HELENA, Mont. — A Montana judge on Thursday temporarily blocked enforcement of a law that required transgender people to have undergone a “surgical procedure” before being allowed to change their sex on their birth certificates.
District Judge Michael Moses of Billings ruled the law is unconstitutionally vague because it does not specify what surgical procedure must be performed. The law also required transgender people to obtain a court order indicating they’d had a surgical procedure.
Because he could grant the temporary injunction based on the vagueness issue, Moses said he did not further analyze the constitutionality of the law.
“We are thrilled that the court recognized the substantial and unnecessary burdens this law places upon transgender individuals in violation of their constitutional rights,” said Akilah Lane, staff attorney at the ACLU of Montana.
The plaintiffs — Amelia Marquez of Billings and a transgender man who is not identified in court records — wanted to change the sex on their birth certificates without undergoing costly surgical procedures.
Both argue having a birth certificate that does not match their gender identity puts them at risk of embarrassment, discrimination, harassment or violence if they are asked to provide their birth certificate.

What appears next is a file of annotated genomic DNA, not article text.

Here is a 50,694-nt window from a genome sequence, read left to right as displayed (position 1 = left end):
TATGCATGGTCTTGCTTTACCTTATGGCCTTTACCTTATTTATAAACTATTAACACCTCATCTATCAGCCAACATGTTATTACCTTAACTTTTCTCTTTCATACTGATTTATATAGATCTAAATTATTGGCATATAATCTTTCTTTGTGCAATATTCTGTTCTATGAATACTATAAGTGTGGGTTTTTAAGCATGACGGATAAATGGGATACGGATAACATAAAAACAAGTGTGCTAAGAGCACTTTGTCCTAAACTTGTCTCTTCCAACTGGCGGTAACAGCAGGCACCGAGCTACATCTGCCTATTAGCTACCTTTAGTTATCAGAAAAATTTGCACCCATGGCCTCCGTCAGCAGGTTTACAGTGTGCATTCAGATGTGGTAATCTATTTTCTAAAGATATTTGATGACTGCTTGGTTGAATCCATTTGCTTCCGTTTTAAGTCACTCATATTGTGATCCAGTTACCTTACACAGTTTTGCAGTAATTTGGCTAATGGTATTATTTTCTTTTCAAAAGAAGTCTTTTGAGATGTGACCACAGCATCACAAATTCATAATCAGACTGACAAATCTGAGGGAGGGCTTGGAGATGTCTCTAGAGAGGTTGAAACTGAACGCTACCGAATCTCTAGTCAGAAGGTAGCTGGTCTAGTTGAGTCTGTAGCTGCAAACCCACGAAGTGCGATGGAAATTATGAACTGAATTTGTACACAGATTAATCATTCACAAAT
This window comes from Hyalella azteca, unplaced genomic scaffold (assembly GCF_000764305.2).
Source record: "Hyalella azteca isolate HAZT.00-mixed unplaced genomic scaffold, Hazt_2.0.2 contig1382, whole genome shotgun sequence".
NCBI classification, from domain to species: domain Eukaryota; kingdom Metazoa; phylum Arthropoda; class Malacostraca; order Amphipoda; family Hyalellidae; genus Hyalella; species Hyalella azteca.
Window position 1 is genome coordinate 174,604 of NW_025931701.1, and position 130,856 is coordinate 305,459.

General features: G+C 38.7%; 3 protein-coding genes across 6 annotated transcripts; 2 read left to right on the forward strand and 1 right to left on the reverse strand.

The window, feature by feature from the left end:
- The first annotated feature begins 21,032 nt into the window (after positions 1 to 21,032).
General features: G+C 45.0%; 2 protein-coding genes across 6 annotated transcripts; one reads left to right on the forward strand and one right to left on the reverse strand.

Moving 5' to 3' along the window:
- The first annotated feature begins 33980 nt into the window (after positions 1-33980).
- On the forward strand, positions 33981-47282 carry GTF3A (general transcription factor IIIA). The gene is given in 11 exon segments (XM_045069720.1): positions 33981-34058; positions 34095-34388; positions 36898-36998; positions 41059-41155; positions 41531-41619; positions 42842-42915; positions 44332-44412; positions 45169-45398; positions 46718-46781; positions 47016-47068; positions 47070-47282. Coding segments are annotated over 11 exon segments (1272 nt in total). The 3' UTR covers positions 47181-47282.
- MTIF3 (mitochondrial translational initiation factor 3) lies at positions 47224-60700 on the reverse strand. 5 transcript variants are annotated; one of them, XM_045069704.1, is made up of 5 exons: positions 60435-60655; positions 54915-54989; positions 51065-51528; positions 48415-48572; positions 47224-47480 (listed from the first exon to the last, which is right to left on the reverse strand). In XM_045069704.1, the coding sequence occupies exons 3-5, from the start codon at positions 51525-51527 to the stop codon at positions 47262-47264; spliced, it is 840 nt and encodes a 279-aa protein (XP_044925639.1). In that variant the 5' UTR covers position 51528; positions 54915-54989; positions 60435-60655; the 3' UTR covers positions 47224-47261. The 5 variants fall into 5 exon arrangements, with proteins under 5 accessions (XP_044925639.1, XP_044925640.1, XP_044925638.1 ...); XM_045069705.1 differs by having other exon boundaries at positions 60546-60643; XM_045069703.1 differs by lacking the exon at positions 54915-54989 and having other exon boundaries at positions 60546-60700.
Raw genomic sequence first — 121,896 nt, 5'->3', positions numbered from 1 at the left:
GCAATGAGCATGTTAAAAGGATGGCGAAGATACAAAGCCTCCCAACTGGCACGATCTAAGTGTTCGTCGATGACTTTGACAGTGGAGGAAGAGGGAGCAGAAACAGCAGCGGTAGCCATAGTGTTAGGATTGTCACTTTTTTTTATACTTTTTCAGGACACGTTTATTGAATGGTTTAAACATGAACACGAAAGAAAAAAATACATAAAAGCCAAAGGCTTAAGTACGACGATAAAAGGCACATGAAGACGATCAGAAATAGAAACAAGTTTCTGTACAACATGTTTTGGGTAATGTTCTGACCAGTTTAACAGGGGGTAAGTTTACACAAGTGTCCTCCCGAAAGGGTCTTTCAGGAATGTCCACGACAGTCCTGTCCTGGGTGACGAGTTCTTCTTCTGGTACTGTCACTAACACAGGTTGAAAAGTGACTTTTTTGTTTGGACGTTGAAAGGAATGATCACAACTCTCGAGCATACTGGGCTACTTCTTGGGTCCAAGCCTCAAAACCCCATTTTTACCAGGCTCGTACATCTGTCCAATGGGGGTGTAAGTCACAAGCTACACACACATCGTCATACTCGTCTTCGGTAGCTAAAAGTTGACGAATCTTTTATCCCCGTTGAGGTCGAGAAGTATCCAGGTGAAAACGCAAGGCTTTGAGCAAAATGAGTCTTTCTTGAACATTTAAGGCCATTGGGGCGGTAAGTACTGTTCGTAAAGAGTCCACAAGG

Marquez has undertaken hormone therapy and legally changed her name. Having a birth certificate that does not match her gender identity puts her at higher risk of harassment, hostility and discrimination, the lawsuit said.
“Plaintiffs provided unrebutted evidence describing that neither gender-affirming surgery nor any other medical treatment that a transgender person undergoes changes that person’s sex,” Moses wrote. “Instead, gender-affirming surgery aligns a person’s body and lived in experience with the person’s gender identity, which already exists.”
The temporary injunction remains in place until the full case is decided.
Before the 2021 Legislature passed the challenged law, transgender residents seeking to change their birth certificate needed only to provide an affidavit to the state health department. The temporary injunction puts that process back in place.
Republican state Sen. Carl Glimm, who sponsored the legislation, has argued that the health department overstepped its authority in changing the designation on a birth certificate from “sex” to “gender” and then setting rules for how it could be changed.
The office of Attorney General Austin Knudsen, which is defending the state in this case, did not immediately respond to an email seeking to learn if the state planned to appeal the injunction.
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